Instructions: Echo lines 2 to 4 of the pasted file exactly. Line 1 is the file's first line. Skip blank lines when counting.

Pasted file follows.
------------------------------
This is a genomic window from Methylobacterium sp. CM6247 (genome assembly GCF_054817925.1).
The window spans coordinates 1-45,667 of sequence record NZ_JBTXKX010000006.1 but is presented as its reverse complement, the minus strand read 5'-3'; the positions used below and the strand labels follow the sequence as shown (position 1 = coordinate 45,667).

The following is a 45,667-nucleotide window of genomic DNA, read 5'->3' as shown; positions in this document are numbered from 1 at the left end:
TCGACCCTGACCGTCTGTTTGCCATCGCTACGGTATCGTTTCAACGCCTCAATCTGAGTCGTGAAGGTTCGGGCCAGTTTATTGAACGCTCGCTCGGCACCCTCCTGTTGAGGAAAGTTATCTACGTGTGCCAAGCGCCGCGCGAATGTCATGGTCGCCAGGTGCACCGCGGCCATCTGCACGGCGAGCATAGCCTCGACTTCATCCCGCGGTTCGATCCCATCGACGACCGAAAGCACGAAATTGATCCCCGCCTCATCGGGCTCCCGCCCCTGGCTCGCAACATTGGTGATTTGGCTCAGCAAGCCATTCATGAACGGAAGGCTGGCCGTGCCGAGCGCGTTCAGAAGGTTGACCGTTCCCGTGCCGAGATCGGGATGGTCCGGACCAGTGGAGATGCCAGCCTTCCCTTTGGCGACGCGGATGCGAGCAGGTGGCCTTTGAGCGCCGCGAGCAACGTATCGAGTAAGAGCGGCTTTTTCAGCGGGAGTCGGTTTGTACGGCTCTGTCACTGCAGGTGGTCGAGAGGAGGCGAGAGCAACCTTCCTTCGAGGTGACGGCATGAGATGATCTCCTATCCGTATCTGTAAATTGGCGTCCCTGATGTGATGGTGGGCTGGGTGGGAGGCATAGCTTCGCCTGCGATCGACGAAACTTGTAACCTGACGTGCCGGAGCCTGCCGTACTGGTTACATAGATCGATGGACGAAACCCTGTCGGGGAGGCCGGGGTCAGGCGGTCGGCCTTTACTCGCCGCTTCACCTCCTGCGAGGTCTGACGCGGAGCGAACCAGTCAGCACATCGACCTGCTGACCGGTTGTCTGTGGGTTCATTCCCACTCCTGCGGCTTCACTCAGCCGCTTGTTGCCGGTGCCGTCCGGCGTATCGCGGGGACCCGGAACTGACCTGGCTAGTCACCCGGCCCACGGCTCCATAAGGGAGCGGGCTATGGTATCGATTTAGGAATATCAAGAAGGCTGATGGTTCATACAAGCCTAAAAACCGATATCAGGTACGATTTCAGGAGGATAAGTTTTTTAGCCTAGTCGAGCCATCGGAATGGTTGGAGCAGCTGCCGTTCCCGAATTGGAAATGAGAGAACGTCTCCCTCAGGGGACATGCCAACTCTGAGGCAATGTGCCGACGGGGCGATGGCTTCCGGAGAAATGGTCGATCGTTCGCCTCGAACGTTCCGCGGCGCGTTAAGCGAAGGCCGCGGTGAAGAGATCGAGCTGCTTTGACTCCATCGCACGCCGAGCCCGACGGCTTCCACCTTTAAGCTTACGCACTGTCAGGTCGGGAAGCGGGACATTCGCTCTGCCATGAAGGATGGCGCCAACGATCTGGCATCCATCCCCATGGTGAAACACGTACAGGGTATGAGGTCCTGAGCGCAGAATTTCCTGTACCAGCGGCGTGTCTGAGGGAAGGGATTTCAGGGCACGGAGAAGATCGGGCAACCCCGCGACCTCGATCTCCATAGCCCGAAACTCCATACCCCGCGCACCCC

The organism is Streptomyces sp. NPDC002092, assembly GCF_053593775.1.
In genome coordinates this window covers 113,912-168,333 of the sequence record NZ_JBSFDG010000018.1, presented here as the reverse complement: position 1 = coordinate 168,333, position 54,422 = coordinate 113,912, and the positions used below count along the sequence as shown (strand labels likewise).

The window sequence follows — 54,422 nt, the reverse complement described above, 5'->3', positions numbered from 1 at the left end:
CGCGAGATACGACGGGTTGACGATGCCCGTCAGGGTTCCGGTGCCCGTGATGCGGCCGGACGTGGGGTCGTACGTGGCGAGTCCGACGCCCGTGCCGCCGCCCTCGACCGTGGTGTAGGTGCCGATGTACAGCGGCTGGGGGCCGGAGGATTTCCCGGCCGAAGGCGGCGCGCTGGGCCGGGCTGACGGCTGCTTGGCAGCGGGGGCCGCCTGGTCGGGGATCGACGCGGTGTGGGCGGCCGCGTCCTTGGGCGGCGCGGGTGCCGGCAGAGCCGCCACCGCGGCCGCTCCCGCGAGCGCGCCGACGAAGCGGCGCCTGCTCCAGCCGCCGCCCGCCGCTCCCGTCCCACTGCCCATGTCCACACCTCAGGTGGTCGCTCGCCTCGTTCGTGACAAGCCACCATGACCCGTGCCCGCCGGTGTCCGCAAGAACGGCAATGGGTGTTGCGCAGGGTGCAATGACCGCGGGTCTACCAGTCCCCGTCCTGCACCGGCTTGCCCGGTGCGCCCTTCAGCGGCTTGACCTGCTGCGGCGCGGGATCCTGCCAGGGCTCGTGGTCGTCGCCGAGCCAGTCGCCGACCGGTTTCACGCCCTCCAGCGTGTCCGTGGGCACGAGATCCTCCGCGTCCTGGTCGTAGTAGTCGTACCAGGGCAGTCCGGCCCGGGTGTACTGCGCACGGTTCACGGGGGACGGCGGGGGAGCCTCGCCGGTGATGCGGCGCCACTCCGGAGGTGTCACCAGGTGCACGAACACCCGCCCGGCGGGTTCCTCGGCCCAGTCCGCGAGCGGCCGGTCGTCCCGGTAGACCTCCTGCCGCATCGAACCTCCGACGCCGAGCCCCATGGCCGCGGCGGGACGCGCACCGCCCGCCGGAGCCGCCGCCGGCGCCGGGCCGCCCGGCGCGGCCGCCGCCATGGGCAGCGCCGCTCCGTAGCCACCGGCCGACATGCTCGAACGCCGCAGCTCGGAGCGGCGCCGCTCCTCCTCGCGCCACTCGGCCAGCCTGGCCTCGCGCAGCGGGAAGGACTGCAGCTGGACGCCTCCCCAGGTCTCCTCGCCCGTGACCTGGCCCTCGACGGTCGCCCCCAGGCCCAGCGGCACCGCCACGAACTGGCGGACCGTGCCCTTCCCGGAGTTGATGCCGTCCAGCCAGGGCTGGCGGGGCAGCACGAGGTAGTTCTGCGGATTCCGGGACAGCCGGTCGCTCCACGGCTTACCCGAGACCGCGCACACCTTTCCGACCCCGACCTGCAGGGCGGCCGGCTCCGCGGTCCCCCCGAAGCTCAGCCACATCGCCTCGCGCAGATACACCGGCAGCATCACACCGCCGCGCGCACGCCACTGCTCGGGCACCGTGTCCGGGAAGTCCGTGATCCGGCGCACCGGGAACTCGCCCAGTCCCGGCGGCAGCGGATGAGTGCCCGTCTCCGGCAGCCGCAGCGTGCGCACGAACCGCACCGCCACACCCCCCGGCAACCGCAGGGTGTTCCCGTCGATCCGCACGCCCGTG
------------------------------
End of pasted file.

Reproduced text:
The window spans coordinates 1-45,667 of sequence record NZ_JBTXKX010000006.1 but is presented as its reverse complement, the minus strand read 5'-3'; the positions used below and the strand labels follow the sequence as shown (position 1 = coordinate 45,667).

The following is a 45,667-nucleotide window of genomic DNA, read 5'->3' as shown; positions in this document are numbered from 1 at the left end:
TCGACCCTGACCGTCTGTTTGCCATCGCTACGGTATCGTTTCAACGCCTCAATCTGAGTCGTGAAGGTTCGGGCCAGTTTATTGAACGCTCGCTCGGCACCCTCCTGTTGAGGAAAGTTATCTACGTGTGCCAAGCGCCGCGCGAATGTCATGGTCGCCAGGTGCACCGCGGCCATCTGCACGGCGAGCATAGCCTCGACTTCATCCCGCGGTTCGATCCCATCGACGACCGAAAGCACGAAATTGATCCCCGCCTCATCGGGCTCCCGCCCCTGGCTCGCAACATTGGTGATTTGGCTCAGCAAGCCATTCATGAACGGAAGGCTGGCCGTGCCGAGCGCGTTCAGAAGGTTGACCGTTCCCGTGCCGAGATCGGGATGGTCCGGACCAGTGGAGATGCCAGCCTTCCCTTTGGCGACGCGGATGCGAGCAGGTGGCCTTTGAGCGCCGCGAGCAACGTATCGAGTAAGAGCGGCTTTTTCAGCGGGAGTCGGTTTGTACGGCTCTGTCACTGCAGGTGGTCGAGAGGAGGCGAGAGCAACCTTCCTTCGAGGTGACGGCATGAGATGATCTCCTATCCGTATCTGTAAATTGGCGTCCCTGATGTGATGGTGGGCTGGGTGGGAGGCATAGCTTCGCCTGCGATCGACGAAACTTGTAACCTGACGTGCCGGAGCCTGCCGTACTGGTTACATAGATCGATGGACGAAACCCTGTCGGGGAGGCCGGGGTCAGGCGGTCGGCCTTTACTCGCCGCTTCACCTCCTGCGAGGTCTGACGCGGAGCGAACCAGTCAGCACATCGACCTGCTGACCGGTTGTCTGTGGGTTCATTCCCACTCCTGCGGCTTCACTCAGCCGCTTGTTGCCGGTGCCGTCCGGCGTATCGCGGGGACCCGGAACTGACCTGGCTAGTCACCCGGCCCACGGCTCCATAAGGGAGCGGGCTATGGTATCGATTTAGGAATATCAAGAAGGCTGATGGTTCATACAAGCCTAAAAACCGATATCAGGTACGATTTCAGGAGGATAAGTTTTTTAGCCTAGTCGAGCCATCGGAATGGTTGGAGCAGCTGCCGTTCCCGAATTGGAAATGAGAGAACGTCTCCCTCAGGGGACATGCCAACTCTGAGGCAATGTGCCGACGGGGCGATGGCTTCCGGAGAAATGGTCGATCGTTCGCCTCGAACGTTCCGCGGCGCGTTAAGCGAAGGCCGCGGTGAAGAGATCGAGCTGCTTTGACTCCATCGCACGCCGAGCCCGACGGCTTCCACCTTTAAGCTTACGCACTGTCAGGTCGGGAAGCGGGACATTCGCTCTGCCATGAAGGATGGCGCCAACGATCTGGCATCCATCCCCATGGTGAAACACGTACAGGGTATGAGGTCCTGAGCGCAGAATTTCCTGTACCAGCGGCGTGTCTGAGGGAAGGGATTTCAGGGCACGGAGAAGATCGGGCAACCCCGCGACCTCGATCTCCATAGCCCGAAACTCCATACCCCGCGCACCCC